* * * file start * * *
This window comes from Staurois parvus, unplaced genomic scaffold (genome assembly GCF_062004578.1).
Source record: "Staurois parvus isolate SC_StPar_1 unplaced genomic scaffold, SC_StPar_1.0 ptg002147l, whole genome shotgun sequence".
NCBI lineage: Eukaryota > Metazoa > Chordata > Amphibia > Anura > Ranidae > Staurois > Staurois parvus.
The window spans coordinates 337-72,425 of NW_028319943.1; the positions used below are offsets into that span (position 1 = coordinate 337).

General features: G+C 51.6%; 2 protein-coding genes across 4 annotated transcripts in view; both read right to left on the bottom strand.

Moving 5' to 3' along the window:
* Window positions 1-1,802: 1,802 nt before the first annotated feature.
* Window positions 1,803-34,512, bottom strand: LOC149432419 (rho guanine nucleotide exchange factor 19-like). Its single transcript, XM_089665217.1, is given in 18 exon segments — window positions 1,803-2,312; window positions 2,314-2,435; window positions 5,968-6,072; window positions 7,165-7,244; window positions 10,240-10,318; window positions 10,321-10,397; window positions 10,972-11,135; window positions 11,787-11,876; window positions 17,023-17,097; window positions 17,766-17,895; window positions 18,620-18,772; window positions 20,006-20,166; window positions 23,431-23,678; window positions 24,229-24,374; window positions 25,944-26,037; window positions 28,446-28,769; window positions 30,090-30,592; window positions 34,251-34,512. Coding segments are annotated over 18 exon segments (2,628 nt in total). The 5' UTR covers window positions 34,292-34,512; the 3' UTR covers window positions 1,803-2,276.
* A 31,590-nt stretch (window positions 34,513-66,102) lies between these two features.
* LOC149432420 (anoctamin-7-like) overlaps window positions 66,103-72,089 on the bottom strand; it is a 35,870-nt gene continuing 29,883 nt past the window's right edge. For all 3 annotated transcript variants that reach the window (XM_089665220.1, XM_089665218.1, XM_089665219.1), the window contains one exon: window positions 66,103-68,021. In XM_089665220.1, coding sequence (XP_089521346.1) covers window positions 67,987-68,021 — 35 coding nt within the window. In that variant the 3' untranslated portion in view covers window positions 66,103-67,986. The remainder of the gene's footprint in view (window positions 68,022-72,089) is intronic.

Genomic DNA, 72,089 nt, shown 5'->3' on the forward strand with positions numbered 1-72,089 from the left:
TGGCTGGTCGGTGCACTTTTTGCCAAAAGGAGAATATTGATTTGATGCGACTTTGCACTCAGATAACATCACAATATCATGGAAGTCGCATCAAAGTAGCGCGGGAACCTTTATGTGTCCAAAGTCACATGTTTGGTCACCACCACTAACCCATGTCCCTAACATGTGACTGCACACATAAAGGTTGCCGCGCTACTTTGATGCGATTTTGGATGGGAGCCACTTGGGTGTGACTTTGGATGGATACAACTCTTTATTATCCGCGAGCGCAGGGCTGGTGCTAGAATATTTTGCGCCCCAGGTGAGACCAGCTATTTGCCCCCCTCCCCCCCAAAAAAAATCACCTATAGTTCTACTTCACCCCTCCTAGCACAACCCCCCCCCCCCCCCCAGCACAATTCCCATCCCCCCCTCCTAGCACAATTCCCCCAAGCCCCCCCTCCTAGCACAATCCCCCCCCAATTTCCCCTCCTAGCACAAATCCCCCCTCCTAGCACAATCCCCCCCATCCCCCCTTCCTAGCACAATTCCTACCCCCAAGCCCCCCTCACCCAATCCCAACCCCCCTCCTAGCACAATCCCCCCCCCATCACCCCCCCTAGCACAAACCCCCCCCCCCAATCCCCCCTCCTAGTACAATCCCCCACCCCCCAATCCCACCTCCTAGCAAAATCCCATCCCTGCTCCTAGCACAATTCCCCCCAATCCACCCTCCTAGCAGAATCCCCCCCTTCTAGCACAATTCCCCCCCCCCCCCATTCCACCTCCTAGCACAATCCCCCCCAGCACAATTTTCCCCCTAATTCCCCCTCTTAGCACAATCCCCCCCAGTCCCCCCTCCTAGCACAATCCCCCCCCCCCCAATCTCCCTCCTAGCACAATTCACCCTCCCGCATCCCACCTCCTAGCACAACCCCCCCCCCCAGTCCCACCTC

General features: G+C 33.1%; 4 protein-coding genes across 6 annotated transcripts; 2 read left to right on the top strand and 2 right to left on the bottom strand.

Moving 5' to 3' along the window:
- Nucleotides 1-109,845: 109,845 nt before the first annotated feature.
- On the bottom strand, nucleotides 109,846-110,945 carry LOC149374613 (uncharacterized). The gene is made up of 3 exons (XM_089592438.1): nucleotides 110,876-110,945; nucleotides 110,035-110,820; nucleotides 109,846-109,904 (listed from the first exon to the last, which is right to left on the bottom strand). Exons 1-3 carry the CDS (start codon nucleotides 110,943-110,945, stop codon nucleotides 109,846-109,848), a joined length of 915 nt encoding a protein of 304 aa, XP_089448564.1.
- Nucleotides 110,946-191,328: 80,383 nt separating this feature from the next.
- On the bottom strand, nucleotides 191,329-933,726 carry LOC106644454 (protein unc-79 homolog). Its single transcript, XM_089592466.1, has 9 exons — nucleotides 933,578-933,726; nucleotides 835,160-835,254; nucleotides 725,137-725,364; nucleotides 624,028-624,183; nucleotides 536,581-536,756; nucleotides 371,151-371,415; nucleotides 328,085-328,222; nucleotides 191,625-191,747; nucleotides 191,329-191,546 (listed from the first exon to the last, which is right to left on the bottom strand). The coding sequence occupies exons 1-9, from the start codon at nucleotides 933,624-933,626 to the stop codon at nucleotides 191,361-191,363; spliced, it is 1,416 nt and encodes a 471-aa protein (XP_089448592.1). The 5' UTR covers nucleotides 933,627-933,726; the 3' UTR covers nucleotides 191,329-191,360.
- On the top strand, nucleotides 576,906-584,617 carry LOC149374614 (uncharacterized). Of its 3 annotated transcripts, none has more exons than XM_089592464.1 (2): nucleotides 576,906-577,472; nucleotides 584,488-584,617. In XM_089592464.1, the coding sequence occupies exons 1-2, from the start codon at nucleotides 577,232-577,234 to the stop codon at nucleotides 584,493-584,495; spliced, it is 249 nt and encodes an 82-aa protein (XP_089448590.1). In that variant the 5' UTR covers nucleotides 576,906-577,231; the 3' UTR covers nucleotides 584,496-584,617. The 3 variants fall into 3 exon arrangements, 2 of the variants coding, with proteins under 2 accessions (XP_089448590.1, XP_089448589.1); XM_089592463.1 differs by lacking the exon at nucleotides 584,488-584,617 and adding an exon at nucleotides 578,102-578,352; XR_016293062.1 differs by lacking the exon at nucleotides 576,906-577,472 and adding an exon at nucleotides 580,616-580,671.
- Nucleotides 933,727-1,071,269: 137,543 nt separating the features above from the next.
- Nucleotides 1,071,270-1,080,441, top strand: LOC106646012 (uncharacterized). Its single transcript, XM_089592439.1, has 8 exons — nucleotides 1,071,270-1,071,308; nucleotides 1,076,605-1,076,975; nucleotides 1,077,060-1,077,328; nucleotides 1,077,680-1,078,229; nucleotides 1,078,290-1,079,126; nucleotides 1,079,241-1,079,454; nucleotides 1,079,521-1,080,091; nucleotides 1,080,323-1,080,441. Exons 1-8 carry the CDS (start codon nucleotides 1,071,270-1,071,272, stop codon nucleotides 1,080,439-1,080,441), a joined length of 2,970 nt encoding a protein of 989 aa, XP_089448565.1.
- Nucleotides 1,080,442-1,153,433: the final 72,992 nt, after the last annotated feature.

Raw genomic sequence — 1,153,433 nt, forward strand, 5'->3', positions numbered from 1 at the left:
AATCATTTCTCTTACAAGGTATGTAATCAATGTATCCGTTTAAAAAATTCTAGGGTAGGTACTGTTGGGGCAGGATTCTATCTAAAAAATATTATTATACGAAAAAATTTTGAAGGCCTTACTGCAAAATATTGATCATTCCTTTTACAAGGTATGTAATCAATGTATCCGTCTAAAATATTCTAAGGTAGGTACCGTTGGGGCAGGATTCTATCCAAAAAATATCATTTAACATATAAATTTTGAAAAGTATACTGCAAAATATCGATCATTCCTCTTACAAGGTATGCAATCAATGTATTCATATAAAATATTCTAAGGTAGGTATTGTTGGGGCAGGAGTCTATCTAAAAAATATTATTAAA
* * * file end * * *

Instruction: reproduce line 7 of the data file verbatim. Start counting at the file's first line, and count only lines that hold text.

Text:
* Window positions 1-1,802: 1,802 nt before the first annotated feature.